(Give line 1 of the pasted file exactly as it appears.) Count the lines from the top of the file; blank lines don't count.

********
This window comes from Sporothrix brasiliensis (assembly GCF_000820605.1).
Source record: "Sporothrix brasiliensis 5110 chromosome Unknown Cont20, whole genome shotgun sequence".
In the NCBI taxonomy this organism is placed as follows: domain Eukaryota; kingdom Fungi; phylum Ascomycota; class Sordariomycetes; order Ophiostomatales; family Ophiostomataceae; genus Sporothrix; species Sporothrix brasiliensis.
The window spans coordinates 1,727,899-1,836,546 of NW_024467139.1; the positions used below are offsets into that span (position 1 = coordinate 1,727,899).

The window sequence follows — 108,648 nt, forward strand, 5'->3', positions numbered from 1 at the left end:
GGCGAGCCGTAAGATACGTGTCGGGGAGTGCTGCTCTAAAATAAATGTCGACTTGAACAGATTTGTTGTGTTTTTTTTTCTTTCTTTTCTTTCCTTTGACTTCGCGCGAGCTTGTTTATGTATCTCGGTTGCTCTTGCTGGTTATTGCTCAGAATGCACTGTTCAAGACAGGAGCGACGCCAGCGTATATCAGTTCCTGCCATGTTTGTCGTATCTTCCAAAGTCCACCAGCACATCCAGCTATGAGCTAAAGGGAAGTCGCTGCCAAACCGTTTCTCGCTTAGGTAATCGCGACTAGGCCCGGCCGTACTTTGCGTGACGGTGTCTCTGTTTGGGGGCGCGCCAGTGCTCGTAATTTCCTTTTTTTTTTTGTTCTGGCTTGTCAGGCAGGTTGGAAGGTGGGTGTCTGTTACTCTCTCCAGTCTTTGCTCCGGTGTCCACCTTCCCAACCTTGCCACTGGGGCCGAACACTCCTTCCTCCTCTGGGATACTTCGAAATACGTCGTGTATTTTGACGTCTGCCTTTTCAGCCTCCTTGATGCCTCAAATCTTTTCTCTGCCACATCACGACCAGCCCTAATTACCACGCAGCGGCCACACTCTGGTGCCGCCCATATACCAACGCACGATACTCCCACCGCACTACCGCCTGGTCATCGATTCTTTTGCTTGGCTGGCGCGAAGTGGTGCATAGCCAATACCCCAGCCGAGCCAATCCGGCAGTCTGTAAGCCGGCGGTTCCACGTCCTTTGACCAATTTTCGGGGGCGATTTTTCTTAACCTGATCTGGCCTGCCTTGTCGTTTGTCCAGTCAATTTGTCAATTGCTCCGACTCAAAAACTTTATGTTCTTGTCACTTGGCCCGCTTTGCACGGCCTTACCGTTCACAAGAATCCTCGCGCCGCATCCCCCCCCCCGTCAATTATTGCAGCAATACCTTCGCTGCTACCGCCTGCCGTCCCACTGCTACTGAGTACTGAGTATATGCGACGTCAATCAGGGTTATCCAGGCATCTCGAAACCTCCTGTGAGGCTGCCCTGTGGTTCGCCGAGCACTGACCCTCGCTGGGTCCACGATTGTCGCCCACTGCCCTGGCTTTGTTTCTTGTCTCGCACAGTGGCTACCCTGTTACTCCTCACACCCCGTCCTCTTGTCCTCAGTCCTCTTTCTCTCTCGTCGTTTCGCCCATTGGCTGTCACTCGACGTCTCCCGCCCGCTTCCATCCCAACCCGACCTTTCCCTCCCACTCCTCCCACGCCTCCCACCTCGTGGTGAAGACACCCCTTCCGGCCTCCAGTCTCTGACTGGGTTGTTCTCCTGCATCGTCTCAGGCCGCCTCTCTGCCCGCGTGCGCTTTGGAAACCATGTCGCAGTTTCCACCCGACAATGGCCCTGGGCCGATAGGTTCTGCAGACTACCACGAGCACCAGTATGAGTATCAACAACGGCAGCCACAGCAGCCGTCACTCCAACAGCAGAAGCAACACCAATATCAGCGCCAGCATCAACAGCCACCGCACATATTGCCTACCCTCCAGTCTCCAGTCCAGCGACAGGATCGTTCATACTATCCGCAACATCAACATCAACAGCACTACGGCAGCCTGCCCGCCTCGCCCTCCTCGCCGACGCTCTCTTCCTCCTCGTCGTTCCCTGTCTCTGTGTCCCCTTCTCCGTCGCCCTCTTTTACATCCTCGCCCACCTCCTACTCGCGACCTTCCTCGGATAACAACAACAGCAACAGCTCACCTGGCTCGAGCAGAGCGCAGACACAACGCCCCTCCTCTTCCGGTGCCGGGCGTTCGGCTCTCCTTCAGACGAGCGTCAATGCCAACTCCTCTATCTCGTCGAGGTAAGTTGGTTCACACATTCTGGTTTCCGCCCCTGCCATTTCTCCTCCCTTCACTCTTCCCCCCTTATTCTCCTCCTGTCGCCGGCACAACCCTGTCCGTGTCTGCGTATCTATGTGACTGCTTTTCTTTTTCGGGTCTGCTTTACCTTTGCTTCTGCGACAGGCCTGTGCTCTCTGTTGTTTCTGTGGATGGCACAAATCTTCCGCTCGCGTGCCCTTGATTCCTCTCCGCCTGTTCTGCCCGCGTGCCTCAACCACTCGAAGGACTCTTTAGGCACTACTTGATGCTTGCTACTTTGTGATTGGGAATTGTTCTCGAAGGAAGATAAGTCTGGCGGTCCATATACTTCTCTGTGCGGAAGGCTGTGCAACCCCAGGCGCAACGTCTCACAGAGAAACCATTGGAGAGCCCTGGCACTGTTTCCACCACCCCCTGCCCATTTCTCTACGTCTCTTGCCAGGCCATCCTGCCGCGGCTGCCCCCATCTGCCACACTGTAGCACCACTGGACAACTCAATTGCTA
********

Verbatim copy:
This window comes from Sporothrix brasiliensis (assembly GCF_000820605.1).